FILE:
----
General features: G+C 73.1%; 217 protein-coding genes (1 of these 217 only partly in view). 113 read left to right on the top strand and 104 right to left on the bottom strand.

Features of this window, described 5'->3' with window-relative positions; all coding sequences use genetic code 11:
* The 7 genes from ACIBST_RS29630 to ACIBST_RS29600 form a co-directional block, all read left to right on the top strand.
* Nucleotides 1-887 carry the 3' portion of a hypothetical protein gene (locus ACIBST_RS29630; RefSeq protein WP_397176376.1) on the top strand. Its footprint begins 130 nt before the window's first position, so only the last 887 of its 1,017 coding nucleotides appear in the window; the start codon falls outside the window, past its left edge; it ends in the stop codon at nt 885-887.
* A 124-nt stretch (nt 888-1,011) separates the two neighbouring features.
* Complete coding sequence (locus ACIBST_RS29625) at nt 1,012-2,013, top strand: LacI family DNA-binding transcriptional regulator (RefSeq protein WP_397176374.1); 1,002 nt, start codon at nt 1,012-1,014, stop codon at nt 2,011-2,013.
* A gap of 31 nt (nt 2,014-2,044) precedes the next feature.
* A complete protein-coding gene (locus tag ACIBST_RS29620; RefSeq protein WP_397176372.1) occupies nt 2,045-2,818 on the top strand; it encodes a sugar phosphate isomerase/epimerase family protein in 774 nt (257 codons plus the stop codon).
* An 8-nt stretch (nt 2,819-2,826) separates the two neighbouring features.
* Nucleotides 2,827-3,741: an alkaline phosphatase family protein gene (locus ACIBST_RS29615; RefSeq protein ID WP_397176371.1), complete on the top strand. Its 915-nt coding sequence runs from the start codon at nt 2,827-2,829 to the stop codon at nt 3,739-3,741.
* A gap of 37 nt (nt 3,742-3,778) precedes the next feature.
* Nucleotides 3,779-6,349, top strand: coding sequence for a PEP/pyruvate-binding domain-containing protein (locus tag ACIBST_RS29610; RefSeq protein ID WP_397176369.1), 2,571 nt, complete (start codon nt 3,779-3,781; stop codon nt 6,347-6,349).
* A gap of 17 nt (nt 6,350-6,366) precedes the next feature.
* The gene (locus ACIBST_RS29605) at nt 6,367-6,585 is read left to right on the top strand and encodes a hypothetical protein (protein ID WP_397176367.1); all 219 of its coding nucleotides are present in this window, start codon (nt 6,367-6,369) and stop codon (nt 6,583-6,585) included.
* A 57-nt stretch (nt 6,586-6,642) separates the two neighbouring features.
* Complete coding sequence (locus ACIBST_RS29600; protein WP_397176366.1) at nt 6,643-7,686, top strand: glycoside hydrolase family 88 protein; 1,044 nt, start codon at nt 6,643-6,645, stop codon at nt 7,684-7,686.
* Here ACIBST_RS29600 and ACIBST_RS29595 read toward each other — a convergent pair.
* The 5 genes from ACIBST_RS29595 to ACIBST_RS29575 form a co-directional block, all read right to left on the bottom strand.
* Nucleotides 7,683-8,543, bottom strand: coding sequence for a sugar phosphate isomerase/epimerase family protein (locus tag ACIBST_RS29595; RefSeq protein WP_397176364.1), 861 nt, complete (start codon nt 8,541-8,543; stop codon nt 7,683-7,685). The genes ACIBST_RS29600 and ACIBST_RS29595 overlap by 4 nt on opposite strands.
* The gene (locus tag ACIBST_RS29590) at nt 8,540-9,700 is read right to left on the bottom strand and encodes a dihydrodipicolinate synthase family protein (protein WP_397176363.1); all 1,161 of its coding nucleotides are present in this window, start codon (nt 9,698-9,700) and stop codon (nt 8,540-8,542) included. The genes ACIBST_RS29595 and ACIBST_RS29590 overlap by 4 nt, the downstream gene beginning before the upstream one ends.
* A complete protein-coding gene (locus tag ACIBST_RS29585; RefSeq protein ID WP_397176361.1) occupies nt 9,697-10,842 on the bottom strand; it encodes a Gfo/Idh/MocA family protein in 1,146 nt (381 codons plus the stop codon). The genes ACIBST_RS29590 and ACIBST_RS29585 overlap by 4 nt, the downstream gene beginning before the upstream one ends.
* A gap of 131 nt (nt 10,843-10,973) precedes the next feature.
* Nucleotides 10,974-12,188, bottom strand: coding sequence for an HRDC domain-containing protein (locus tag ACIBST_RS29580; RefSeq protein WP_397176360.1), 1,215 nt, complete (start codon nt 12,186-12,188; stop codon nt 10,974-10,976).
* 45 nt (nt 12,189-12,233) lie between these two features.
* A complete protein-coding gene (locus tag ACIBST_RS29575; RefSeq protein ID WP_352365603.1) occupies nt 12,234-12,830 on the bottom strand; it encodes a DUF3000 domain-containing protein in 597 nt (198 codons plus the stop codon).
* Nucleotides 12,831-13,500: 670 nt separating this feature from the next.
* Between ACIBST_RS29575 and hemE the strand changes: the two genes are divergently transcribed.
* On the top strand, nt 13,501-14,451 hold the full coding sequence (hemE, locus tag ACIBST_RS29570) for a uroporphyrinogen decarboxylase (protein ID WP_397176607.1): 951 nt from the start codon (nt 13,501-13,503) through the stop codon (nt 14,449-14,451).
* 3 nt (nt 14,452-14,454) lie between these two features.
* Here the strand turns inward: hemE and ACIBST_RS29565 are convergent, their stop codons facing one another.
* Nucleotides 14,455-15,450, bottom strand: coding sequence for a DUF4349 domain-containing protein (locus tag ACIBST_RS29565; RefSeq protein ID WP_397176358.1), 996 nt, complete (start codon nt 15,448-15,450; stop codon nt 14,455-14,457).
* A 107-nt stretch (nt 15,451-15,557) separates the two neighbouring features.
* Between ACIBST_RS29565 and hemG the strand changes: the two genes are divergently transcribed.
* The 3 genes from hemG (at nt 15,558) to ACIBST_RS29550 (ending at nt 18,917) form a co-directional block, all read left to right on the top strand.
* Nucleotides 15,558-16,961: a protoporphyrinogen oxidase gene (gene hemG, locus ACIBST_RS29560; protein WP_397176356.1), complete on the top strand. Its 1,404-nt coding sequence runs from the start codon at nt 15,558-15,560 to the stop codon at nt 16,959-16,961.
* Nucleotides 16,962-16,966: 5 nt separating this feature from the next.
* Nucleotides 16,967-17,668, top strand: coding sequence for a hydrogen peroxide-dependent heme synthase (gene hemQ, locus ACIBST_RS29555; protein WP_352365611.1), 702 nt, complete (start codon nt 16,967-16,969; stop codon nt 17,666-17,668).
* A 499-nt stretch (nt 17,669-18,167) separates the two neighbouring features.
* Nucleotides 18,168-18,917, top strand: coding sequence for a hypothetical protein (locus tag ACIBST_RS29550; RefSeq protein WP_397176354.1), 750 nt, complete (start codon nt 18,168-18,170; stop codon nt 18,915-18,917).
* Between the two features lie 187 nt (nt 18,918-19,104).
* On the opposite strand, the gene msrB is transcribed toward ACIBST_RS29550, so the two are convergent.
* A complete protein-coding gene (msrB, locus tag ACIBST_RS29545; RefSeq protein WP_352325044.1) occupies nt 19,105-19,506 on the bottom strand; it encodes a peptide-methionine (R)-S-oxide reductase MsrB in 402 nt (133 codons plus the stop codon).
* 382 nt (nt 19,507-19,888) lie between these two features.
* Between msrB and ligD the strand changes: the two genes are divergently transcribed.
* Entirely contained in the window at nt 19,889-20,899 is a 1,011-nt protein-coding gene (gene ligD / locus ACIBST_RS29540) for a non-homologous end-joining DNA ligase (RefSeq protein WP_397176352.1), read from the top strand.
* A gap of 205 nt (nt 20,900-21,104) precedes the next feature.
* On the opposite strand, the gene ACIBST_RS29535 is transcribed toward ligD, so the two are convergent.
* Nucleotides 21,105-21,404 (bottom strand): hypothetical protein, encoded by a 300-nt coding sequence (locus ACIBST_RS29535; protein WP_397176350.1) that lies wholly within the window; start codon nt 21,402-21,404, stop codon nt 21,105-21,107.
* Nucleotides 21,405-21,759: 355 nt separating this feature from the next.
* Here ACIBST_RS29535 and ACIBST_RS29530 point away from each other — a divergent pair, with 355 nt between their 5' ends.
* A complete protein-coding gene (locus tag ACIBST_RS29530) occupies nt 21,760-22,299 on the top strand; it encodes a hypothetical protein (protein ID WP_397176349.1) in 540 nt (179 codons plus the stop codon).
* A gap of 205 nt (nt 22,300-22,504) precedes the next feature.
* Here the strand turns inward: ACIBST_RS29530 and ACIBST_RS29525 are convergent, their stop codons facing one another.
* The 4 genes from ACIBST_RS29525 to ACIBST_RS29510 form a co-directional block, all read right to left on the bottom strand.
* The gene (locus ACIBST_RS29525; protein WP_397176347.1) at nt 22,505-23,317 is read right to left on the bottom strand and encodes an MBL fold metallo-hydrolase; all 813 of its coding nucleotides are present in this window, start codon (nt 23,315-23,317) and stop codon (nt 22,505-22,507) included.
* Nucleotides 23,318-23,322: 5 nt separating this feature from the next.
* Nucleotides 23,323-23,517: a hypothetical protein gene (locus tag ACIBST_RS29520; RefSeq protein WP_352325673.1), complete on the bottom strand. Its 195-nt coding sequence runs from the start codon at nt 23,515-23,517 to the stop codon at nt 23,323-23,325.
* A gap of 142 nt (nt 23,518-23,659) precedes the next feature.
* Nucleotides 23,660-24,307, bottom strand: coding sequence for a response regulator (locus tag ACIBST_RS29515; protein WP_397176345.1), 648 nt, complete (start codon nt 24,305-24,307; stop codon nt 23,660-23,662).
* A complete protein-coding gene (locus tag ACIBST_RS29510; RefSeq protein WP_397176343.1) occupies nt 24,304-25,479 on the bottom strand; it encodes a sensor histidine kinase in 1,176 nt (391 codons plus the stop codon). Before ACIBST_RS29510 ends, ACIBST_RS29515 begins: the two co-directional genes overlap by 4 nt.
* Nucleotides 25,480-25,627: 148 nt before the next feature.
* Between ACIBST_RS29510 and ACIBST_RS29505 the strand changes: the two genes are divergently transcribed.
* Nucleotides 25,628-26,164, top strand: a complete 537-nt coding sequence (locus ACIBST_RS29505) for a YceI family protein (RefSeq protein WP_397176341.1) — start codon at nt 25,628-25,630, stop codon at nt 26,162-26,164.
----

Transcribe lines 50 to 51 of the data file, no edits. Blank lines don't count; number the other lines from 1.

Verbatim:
* Here ACIBST_RS29535 and ACIBST_RS29530 point away from each other — a divergent pair, with 355 nt between their 5' ends.
* A complete protein-coding gene (locus tag ACIBST_RS29530) occupies nt 21,760-22,299 on the top strand; it encodes a hypothetical protein (protein ID WP_397176349.1) in 540 nt (179 codons plus the stop codon).